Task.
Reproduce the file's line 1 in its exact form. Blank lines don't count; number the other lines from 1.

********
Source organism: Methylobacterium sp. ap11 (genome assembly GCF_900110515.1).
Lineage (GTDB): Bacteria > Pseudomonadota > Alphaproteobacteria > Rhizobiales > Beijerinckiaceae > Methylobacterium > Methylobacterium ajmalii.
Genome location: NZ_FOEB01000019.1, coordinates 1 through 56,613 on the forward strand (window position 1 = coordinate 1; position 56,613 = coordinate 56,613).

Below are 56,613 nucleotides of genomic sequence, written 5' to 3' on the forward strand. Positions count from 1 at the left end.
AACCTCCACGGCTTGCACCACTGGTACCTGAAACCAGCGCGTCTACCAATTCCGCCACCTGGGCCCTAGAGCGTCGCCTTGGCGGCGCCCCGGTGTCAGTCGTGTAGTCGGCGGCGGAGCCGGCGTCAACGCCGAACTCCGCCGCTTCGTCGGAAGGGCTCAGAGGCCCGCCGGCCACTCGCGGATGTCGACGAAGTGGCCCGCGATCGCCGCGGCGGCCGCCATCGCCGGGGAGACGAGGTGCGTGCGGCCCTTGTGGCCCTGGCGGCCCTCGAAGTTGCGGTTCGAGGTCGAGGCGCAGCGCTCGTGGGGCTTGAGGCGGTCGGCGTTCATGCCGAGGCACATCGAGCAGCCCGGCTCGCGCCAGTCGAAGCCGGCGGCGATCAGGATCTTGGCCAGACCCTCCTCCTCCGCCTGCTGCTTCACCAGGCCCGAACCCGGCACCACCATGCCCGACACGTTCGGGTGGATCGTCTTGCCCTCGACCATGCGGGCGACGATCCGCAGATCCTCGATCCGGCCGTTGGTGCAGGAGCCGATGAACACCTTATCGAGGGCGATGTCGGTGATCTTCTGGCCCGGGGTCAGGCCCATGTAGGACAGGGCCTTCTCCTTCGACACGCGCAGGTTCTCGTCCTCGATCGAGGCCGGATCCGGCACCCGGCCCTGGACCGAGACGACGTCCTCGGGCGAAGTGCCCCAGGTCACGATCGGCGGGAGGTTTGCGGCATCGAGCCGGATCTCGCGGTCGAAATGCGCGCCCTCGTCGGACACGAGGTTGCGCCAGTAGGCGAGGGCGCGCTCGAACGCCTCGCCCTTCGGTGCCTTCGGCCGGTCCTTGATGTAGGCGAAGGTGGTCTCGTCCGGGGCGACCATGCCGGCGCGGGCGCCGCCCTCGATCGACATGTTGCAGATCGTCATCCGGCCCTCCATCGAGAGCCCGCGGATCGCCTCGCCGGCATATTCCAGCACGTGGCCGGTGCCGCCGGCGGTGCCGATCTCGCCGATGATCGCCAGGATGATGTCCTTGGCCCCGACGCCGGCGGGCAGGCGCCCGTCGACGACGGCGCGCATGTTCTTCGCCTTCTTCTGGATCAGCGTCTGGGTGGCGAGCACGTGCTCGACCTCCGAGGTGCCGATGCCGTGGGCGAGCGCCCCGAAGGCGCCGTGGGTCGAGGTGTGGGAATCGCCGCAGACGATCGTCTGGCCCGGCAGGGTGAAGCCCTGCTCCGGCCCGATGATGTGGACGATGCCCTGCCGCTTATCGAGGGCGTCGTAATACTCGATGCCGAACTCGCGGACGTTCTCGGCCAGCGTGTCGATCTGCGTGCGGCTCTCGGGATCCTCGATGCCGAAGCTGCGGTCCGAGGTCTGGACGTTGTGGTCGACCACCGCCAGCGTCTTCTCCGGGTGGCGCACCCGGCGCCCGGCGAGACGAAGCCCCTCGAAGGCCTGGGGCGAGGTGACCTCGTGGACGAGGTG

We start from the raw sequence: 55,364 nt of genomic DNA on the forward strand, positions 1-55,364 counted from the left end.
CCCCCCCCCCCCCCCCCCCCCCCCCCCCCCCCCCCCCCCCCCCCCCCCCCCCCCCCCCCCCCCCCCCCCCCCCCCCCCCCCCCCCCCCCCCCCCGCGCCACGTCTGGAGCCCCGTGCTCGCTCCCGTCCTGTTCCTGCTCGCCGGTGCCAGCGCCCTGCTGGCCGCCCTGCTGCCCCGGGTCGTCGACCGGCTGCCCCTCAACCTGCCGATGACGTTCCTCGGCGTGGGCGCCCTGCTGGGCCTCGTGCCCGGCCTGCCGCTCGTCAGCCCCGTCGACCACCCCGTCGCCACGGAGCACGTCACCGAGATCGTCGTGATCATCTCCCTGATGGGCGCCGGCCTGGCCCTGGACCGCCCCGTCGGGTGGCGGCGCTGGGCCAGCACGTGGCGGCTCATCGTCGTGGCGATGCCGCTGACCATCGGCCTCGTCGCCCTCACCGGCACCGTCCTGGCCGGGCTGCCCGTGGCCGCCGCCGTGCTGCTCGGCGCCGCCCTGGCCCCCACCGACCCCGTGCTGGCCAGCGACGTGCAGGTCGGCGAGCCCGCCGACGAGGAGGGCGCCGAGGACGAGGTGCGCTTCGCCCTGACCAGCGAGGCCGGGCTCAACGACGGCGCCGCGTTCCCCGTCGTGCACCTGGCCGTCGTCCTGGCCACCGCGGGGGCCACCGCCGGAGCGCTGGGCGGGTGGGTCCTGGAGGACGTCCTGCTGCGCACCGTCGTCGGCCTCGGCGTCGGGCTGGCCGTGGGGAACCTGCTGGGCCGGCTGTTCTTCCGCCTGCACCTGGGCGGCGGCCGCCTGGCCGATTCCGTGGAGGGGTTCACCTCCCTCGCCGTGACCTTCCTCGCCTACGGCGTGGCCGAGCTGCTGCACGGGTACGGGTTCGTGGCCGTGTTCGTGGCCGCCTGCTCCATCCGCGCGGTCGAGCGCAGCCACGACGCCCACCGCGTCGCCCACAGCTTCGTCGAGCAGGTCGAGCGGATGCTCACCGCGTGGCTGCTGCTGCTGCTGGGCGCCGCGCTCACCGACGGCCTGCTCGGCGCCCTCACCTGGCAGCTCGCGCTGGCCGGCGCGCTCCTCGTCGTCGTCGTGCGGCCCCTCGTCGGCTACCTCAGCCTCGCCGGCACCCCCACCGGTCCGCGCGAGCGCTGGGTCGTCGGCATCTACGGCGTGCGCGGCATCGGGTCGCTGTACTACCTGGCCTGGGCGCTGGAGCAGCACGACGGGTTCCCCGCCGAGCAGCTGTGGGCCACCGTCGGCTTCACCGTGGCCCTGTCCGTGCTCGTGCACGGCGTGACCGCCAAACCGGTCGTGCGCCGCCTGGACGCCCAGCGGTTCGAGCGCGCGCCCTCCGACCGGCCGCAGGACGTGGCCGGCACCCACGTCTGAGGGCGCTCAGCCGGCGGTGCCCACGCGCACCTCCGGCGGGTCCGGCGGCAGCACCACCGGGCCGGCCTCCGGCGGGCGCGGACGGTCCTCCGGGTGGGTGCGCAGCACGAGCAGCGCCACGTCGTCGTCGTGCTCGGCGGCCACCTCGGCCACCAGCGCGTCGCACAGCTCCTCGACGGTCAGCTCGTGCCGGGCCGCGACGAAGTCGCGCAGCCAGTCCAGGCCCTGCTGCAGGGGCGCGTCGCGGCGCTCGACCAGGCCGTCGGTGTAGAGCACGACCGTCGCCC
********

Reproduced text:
Source organism: Methylobacterium sp. ap11 (genome assembly GCF_900110515.1).